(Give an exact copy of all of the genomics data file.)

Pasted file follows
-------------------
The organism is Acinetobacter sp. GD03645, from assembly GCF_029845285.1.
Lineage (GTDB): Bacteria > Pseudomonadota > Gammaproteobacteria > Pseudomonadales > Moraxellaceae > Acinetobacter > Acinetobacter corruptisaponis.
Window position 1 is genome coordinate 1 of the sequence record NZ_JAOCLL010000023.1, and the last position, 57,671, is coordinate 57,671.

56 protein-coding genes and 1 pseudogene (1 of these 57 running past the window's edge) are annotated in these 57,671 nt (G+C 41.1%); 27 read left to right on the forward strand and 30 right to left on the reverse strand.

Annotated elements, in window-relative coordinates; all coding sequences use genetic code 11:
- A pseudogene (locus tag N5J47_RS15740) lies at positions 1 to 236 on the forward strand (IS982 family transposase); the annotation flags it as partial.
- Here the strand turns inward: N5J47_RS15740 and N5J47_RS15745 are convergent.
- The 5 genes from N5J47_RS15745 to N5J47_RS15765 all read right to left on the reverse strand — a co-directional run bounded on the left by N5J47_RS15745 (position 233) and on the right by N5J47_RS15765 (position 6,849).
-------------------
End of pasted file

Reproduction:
The organism is Acinetobacter sp. GD03645, from assembly GCF_029845285.1.
Lineage (GTDB): Bacteria > Pseudomonadota > Gammaproteobacteria > Pseudomonadales > Moraxellaceae > Acinetobacter > Acinetobacter corruptisaponis.
Window position 1 is genome coordinate 1 of the sequence record NZ_JAOCLL010000023.1, and the last position, 57,671, is coordinate 57,671.

56 protein-coding genes and 1 pseudogene (1 of these 57 running past the window's edge) are annotated in these 57,671 nt (G+C 41.1%); 27 read left to right on the forward strand and 30 right to left on the reverse strand.

Annotated elements, in window-relative coordinates; all coding sequences use genetic code 11:
- A pseudogene (locus tag N5J47_RS15740) lies at positions 1 to 236 on the forward strand (IS982 family transposase); the annotation flags it as partial.
- Here the strand turns inward: N5J47_RS15740 and N5J47_RS15745 are convergent.
- The 5 genes from N5J47_RS15745 to N5J47_RS15765 all read right to left on the reverse strand — a co-directional run bounded on the left by N5J47_RS15745 (position 233) and on the right by N5J47_RS15765 (position 6,849).